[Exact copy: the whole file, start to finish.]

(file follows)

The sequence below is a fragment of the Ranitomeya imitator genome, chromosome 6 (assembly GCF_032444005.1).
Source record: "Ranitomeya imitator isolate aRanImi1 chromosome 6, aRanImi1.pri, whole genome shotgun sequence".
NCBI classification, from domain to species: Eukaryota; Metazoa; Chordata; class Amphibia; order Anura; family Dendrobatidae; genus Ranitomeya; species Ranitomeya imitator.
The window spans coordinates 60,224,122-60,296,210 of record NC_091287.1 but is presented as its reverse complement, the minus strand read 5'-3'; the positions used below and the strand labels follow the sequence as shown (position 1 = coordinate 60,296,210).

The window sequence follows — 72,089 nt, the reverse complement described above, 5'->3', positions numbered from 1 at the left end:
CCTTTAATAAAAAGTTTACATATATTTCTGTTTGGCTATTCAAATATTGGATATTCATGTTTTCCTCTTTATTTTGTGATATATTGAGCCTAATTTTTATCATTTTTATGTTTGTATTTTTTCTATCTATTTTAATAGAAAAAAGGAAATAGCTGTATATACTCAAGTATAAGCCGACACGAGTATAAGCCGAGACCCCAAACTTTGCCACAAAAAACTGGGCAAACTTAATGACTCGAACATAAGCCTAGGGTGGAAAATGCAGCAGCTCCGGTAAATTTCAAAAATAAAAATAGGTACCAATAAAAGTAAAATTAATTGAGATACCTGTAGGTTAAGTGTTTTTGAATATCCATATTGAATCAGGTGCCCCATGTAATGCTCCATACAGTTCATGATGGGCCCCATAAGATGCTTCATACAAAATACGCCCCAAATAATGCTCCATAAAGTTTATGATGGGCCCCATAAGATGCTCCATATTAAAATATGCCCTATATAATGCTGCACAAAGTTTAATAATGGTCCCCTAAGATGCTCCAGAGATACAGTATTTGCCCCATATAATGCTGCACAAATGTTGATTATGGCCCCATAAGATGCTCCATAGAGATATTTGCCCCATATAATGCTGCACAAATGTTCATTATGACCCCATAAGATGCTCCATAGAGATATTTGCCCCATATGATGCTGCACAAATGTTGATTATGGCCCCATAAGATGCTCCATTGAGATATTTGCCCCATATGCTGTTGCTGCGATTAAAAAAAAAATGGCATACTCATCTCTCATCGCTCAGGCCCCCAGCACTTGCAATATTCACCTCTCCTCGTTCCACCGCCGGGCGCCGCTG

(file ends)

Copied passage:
The sequence below is a fragment of the Ranitomeya imitator genome, chromosome 6 (assembly GCF_032444005.1).
Source record: "Ranitomeya imitator isolate aRanImi1 chromosome 6, aRanImi1.pri, whole genome shotgun sequence".
NCBI classification, from domain to species: Eukaryota; Metazoa; Chordata; class Amphibia; order Anura; family Dendrobatidae; genus Ranitomeya; species Ranitomeya imitator.
The window spans coordinates 60,224,122-60,296,210 of record NC_091287.1 but is presented as its reverse complement, the minus strand read 5'-3'; the positions used below and the strand labels follow the sequence as shown (position 1 = coordinate 60,296,210).

The window sequence follows — 72,089 nt, the reverse complement described above, 5'->3', positions numbered from 1 at the left end:
CCTTTAATAAAAAGTTTACATATATTTCTGTTTGGCTATTCAAATATTGGATATTCATGTTTTCCTCTTTATTTTGTGATATATTGAGCCTAATTTTTATCATTTTTATGTTTGTATTTTTTCTATCTATTTTAATAGAAAAAAGGAAATAGCTGTATATACTCAAGTATAAGCCGACACGAGTATAAGCCGAGACCCCAAACTTTGCCACAAAAAACTGGGCAAACTTAATGACTCGAACATAAGCCTAGGGTGGAAAATGCAGCAGCTCCGGTAAATTTCAAAAATAAAAATAGGTACCAATAAAAGTAAAATTAATTGAGATACCTGTAGGTTAAGTGTTTTTGAATATCCATATTGAATCAGGTGCCCCATGTAATGCTCCATACAGTTCATGATGGGCCCCATAAGATGCTTCATACAAAATACGCCCCAAATAATGCTCCATAAAGTTTATGATGGGCCCCATAAGATGCTCCATATTAAAATATGCCCTATATAATGCTGCACAAAGTTTAATAATGGTCCCCTAAGATGCTCCAGAGATACAGTATTTGCCCCATATAATGCTGCACAAATGTTGATTATGGCCCCATAAGATGCTCCATAGAGATATTTGCCCCATATAATGCTGCACAAATGTTCATTATGACCCCATAAGATGCTCCATAGAGATATTTGCCCCATATGATGCTGCACAAATGTTGATTATGGCCCCATAAGATGCTCCATTGAGATATTTGCCCCATATGCTGTTGCTGCGATTAAAAAAAAAATGGCATACTCATCTCTCATCGCTCAGGCCCCCAGCACTTGCAATATTCACCTCTCCTCGTTCCACCGCCGGGCGCCGCTG